More deer infected with Chronic Wasting Disease (CWD) have been found in a domestic herd in western Québec.
According to the Canadian Food Inspection Agency (CFIA), four more animals from the farm have tested positive since the end of October when the last single positive test was announced.
In total, seven deer from the farm have so far tested positive for CWD since the first case was found in a single deer on September 10. It is the first ever outbreak of CWD in Québec.
The farm at the source of the CWD is alleged to be in Boileau, but the CFIA and Québec authorities will not publicly confirm it.
CWD affects the nervous systems of deer and moose. They become emaciated, disoriented, and develop extreme thirst over time and eventually die. CWD-infected deer show no symptoms in the early stages of the disease and often appear healthy. According to the Québec ministère des Forêts, de la Faune, et des Parcs (MFFP), CWD is not usually detectable during the first 12 months of infection.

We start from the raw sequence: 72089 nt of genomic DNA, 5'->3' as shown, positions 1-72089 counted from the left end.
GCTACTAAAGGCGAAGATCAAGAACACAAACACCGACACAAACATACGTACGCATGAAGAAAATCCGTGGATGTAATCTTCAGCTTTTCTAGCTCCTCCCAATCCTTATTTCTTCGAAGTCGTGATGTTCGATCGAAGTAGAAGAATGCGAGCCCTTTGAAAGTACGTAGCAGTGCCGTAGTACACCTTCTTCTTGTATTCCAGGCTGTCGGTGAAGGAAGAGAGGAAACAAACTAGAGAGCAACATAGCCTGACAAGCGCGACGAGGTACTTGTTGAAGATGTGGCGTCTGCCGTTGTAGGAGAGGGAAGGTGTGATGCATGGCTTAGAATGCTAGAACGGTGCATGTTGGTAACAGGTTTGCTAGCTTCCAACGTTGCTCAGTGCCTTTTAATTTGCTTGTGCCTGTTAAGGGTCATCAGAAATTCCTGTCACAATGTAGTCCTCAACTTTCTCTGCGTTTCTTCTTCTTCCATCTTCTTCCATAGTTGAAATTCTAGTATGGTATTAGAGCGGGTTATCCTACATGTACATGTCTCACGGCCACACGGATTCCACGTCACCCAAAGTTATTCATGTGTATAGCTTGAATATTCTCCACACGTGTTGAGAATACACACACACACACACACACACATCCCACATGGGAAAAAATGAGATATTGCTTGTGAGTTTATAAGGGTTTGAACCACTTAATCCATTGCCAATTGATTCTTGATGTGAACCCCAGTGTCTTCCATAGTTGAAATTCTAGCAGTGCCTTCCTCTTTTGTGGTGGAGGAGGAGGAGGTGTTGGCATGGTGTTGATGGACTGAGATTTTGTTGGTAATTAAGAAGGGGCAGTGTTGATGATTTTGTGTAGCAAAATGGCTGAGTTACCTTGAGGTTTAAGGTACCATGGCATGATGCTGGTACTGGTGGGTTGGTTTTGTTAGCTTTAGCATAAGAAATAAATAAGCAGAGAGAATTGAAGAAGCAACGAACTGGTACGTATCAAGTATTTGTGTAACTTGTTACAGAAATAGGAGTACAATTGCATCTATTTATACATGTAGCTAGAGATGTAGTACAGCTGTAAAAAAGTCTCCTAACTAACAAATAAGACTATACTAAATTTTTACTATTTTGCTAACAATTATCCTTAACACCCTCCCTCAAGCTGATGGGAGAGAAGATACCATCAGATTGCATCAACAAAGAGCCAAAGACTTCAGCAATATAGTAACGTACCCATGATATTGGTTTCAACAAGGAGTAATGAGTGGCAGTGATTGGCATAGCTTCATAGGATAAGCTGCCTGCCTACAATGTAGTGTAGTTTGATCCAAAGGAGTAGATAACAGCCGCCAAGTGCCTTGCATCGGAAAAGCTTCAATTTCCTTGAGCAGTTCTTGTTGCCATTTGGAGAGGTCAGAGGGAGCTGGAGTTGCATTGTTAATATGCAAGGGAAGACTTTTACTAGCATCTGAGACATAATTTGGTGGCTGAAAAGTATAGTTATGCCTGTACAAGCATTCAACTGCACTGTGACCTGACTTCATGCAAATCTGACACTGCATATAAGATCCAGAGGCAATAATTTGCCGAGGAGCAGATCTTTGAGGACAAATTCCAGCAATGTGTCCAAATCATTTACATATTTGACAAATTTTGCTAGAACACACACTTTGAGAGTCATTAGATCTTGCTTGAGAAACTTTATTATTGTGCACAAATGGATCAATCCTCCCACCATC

In addition to the CFIA efforts to eliminate the affected herd, the MFFP has established a control area where a cull of wild deer has taken place and hunting has been banned. No cases of CWD have been found in any wild, white-tailed deer that were culled and tested.
An enhanced monitoring zone surrounds the control area. All deer hunted in that zone are to be taken for testing at one of the designated stations that have been set up. One of those stations is at the Grenville-sur-la-Rouge municipal garage on Route 148. Others are at butchers in Brownsburg-Chatham and St-André-d ’Argenteuil.
No cases of CWD have ever been found in humans who ate infected meat. However, Health Canada and the US Centers for Disease Control and Prevention advise against eating meat that could possibly be contaminated.
Due to the three new cases of CWD, the MFFP has decided to extend the monitoring measures and control zones. They were originally to end on November 18 but will now continue at least until mid-December.
The MFFP reports it has had good cooperation from landowners, hunters, and butchers while it carries out its efforts to monitor and contain CWD. It stresses that the cooperation is important and must continue in order to prevent further outbreaks.
A public information session is being held on Thursday evening (November 29, 2018), hosted by the MFFP to update local residents on the CWD situation. It starts at 7:30pm at Séminaire du Sacré-Cœur, located at 2738 Route 148 in the Pointe-au-Chêne area of Grenville-sur-la-Rouge.
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